And you decided to focus on community-oriented or non-profit work?

Vakser Zeltser: At the five-year mark, we changed our messaging. Then, it took us about two to three years to grow into that direction. Eight years in, we had very strong messaging on what kind of clients we wanted to take on and what kind of mission we had.

Peraza: Part of it is taking the leap of faith and saying, "This is what I want to do." It was scary to tell the world that we wanted to work for non profits and other organizations and initiatives focused on community good. But once we actually started publishing that kind of messaging on our site, the kinds of clients that came to us were a little bit bigger. We started working for the ACLU and the NAACP, which are more national. That helped us grow into a new tier outside of the local community.

Do you think that was a direct result of the change in messaging?

Peraza: That's a huge factor, just saying what you want to do. People will listen, and they will ask you to do what you say you are going to do. In our early years, we had this generic message that we were a design studio that would do print, web, identity, whatever.

Were you surprised that such specific types of groups started coming to you after you altered your message?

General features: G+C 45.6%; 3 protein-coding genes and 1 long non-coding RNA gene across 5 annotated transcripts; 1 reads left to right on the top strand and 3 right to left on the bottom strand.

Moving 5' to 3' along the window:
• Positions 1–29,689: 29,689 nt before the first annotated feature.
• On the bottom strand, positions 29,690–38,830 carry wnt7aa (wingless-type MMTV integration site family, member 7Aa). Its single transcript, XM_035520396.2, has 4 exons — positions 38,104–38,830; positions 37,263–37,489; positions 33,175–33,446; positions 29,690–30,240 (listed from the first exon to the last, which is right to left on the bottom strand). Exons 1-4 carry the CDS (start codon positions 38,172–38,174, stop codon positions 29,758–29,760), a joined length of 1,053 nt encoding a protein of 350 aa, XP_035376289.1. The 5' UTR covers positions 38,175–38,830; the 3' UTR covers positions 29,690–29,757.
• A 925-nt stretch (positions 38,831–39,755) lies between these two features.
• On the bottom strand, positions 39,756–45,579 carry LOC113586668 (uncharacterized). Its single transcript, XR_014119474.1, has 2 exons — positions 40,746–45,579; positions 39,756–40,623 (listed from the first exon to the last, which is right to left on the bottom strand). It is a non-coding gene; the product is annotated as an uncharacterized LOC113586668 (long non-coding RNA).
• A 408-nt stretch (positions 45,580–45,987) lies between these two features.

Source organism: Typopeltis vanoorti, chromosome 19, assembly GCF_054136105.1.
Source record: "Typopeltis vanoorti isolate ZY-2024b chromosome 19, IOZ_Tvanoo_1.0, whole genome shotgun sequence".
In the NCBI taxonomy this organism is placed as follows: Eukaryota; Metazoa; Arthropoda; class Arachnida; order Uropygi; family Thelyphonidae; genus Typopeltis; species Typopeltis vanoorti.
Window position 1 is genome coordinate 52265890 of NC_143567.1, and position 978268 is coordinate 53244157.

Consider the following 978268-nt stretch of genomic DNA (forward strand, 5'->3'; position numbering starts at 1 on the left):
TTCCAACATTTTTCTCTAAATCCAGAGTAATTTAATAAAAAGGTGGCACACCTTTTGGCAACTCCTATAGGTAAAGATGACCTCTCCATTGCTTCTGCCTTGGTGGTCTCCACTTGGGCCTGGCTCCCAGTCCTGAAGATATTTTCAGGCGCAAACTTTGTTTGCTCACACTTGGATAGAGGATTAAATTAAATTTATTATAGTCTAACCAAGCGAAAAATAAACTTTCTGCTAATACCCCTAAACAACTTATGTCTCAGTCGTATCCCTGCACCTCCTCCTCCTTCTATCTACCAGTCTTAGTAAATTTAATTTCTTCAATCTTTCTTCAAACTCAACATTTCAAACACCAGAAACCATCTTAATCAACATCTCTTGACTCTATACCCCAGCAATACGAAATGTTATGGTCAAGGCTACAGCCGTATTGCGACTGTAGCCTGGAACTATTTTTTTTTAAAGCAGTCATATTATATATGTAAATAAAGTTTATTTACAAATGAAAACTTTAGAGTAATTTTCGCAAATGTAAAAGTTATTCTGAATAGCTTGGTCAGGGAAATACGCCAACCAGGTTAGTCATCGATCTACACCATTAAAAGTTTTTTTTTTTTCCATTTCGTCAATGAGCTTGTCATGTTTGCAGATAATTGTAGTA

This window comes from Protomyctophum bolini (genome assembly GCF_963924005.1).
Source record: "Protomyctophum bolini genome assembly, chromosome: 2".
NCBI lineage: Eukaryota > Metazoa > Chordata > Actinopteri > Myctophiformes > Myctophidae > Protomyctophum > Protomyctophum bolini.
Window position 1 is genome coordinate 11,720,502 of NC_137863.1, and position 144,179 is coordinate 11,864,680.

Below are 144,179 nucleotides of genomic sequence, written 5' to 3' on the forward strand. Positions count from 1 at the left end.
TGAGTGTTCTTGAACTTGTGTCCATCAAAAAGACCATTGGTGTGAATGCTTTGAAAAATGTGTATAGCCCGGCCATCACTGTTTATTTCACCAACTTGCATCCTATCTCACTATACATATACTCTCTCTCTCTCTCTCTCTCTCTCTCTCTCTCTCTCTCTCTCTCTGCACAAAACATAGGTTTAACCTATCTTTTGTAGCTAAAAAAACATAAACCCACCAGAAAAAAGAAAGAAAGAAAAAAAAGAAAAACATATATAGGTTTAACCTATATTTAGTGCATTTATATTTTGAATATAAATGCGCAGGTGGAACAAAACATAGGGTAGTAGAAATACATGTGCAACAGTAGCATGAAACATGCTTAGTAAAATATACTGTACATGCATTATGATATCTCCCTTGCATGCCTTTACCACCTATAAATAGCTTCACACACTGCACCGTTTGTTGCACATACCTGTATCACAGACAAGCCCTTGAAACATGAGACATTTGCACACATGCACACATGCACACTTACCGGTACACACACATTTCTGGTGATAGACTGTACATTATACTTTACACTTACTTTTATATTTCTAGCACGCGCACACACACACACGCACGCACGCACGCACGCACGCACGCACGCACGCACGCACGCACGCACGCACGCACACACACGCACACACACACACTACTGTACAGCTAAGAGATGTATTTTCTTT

Vakser Zeltser: I found my old business card listing services we did. It was crazy. We did email blasts. We did campaigns. I wouldn't do this now. Yes, narrowing down the message was key.

Peraza: People told us we needed to narrow down and focus, but we didn't know how to focus. We thought focus meant limiting our services. We didn't want to do that because we liked being able to use all the tools at our disposal to tell stories. It took us awhile to figure out that what we really needed to focus on was who we were going to work for and what type of work we were going to do. Packaging it all into one easy-to-communicate message has taken a long time. How do you communicate to civil rights organizations, cultural organizations, and all of these vastly different groups that you do the same thing for all of them? We still constantly work on that, and we're about to do another iteration on our site to try to explain that even better, but over the last year and a half or two years, it's really helped that we've gotten some more recognizable clients like the UN, UNICEF, Good Magazine, Ford Foundation, and TED. Having those names on our roster allows us to say that these are the types of organizations that we work for. It took us a long time to get to that kind of base.

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